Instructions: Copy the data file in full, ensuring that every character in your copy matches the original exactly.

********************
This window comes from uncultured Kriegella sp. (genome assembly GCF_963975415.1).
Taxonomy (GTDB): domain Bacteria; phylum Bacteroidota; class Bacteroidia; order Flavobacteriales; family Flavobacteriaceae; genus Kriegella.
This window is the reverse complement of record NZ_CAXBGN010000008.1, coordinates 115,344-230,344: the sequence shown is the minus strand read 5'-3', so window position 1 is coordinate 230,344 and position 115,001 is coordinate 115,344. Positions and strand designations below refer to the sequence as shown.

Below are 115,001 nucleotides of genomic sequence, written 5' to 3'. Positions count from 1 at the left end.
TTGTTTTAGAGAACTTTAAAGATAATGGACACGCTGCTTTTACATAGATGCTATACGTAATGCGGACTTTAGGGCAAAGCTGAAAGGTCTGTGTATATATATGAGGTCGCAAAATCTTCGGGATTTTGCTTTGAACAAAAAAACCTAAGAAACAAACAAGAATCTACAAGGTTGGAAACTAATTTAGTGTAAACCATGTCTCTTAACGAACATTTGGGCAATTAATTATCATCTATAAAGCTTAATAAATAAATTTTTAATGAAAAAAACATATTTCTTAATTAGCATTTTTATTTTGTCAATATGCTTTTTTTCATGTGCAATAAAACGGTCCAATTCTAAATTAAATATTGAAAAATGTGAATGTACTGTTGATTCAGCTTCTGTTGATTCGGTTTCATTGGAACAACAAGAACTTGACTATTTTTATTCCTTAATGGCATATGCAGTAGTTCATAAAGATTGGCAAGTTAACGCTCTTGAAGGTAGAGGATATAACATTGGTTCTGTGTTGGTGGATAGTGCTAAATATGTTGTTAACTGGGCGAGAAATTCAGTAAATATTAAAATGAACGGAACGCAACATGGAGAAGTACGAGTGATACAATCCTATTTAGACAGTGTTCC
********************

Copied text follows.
This window comes from uncultured Kriegella sp. (genome assembly GCF_963975415.1).
Taxonomy (GTDB): domain Bacteria; phylum Bacteroidota; class Bacteroidia; order Flavobacteriales; family Flavobacteriaceae; genus Kriegella.
This window is the reverse complement of record NZ_CAXBGN010000008.1, coordinates 115,344-230,344: the sequence shown is the minus strand read 5'-3', so window position 1 is coordinate 230,344 and position 115,001 is coordinate 115,344. Positions and strand designations below refer to the sequence as shown.

Below are 115,001 nucleotides of genomic sequence, written 5' to 3'. Positions count from 1 at the left end.
TTGTTTTAGAGAACTTTAAAGATAATGGACACGCTGCTTTTACATAGATGCTATACGTAATGCGGACTTTAGGGCAAAGCTGAAAGGTCTGTGTATATATATGAGGTCGCAAAATCTTCGGGATTTTGCTTTGAACAAAAAAACCTAAGAAACAAACAAGAATCTACAAGGTTGGAAACTAATTTAGTGTAAACCATGTCTCTTAACGAACATTTGGGCAATTAATTATCATCTATAAAGCTTAATAAATAAATTTTTAATGAAAAAAACATATTTCTTAATTAGCATTTTTATTTTGTCAATATGCTTTTTTTCATGTGCAATAAAACGGTCCAATTCTAAATTAAATATTGAAAAATGTGAATGTACTGTTGATTCAGCTTCTGTTGATTCGGTTTCATTGGAACAACAAGAACTTGACTATTTTTATTCCTTAATGGCATATGCAGTAGTTCATAAAGATTGGCAAGTTAACGCTCTTGAAGGTAGAGGATATAACATTGGTTCTGTGTTGGTGGATAGTGCTAAATATGTTGTTAACTGGGCGAGAAATTCAGTAAATATTAAAATGAACGGAACGCAACATGGAGAAGTACGAGTGATACAATCCTATTTAGACAGTGTTCC